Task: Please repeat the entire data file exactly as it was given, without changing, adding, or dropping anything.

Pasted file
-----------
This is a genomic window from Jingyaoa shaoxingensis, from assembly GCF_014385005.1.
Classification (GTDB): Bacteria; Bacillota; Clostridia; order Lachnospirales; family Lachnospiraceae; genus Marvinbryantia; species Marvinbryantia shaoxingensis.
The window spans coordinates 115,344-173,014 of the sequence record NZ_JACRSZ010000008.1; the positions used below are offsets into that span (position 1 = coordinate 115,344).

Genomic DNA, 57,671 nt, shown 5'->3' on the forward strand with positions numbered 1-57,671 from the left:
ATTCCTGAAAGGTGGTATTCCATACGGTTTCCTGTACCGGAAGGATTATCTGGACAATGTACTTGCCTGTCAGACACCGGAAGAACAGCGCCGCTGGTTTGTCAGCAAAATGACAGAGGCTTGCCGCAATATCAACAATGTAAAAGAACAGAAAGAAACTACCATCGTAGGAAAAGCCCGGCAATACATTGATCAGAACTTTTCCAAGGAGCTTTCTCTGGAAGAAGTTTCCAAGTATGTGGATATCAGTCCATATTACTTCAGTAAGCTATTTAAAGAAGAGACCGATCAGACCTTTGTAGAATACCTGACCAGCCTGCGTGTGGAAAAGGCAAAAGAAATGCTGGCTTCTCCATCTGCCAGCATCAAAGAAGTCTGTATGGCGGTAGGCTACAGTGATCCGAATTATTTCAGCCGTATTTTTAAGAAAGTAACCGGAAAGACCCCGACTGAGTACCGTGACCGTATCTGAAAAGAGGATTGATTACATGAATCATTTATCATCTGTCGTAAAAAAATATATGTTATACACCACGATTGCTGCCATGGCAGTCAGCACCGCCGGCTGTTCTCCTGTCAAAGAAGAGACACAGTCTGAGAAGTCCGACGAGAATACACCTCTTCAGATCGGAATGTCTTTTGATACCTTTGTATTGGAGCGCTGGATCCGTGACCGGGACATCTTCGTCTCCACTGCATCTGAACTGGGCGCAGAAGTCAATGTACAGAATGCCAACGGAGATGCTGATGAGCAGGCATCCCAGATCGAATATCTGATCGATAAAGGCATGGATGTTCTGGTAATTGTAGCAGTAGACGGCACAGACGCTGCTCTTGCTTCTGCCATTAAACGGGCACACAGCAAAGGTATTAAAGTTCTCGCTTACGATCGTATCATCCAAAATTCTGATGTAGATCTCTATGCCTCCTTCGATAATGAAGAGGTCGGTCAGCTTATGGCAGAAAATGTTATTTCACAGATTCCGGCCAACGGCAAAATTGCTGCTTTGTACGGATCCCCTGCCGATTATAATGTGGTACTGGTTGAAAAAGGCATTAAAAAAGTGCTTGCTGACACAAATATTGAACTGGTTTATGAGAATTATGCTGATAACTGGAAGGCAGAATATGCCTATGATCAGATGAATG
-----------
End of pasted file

This is a genomic window from Jingyaoa shaoxingensis, from assembly GCF_014385005.1.
Classification (GTDB): Bacteria; Bacillota; Clostridia; order Lachnospirales; family Lachnospiraceae; genus Marvinbryantia; species Marvinbryantia shaoxingensis.
The window spans coordinates 115,344-173,014 of the sequence record NZ_JACRSZ010000008.1; the positions used below are offsets into that span (position 1 = coordinate 115,344).

Genomic DNA, 57,671 nt, shown 5'->3' on the forward strand with positions numbered 1-57,671 from the left:
ATTCCTGAAAGGTGGTATTCCATACGGTTTCCTGTACCGGAAGGATTATCTGGACAATGTACTTGCCTGTCAGACACCGGAAGAACAGCGCCGCTGGTTTGTCAGCAAAATGACAGAGGCTTGCCGCAATATCAACAATGTAAAAGAACAGAAAGAAACTACCATCGTAGGAAAAGCCCGGCAATACATTGATCAGAACTTTTCCAAGGAGCTTTCTCTGGAAGAAGTTTCCAAGTATGTGGATATCAGTCCATATTACTTCAGTAAGCTATTTAAAGAAGAGACCGATCAGACCTTTGTAGAATACCTGACCAGCCTGCGTGTGGAAAAGGCAAAAGAAATGCTGGCTTCTCCATCTGCCAGCATCAAAGAAGTCTGTATGGCGGTAGGCTACAGTGATCCGAATTATTTCAGCCGTATTTTTAAGAAAGTAACCGGAAAGACCCCGACTGAGTACCGTGACCGTATCTGAAAAGAGGATTGATTACATGAATCATTTATCATCTGTCGTAAAAAAATATATGTTATACACCACGATTGCTGCCATGGCAGTCAGCACCGCCGGCTGTTCTCCTGTCAAAGAAGAGACACAGTCTGAGAAGTCCGACGAGAATACACCTCTTCAGATCGGAATGTCTTTTGATACCTTTGTATTGGAGCGCTGGATCCGTGACCGGGACATCTTCGTCTCCACTGCATCTGAACTGGGCGCAGAAGTCAATGTACAGAATGCCAACGGAGATGCTGATGAGCAGGCATCCCAGATCGAATATCTGATCGATAAAGGCATGGATGTTCTGGTAATTGTAGCAGTAGACGGCACAGACGCTGCTCTTGCTTCTGCCATTAAACGGGCACACAGCAAAGGTATTAAAGTTCTCGCTTACGATCGTATCATCCAAAATTCTGATGTAGATCTCTATGCCTCCTTCGATAATGAAGAGGTCGGTCAGCTTATGGCAGAAAATGTTATTTCACAGATTCCGGCCAACGGCAAAATTGCTGCTTTGTACGGATCCCCTGCCGATTATAATGTGGTACTGGTTGAAAAAGGCATTAAAAAAGTGCTTGCTGACACAAATATTGAACTGGTTTATGAGAATTATGCTGATAACTGGAAGGCAGAATATGCCTATGATCAGATGAATG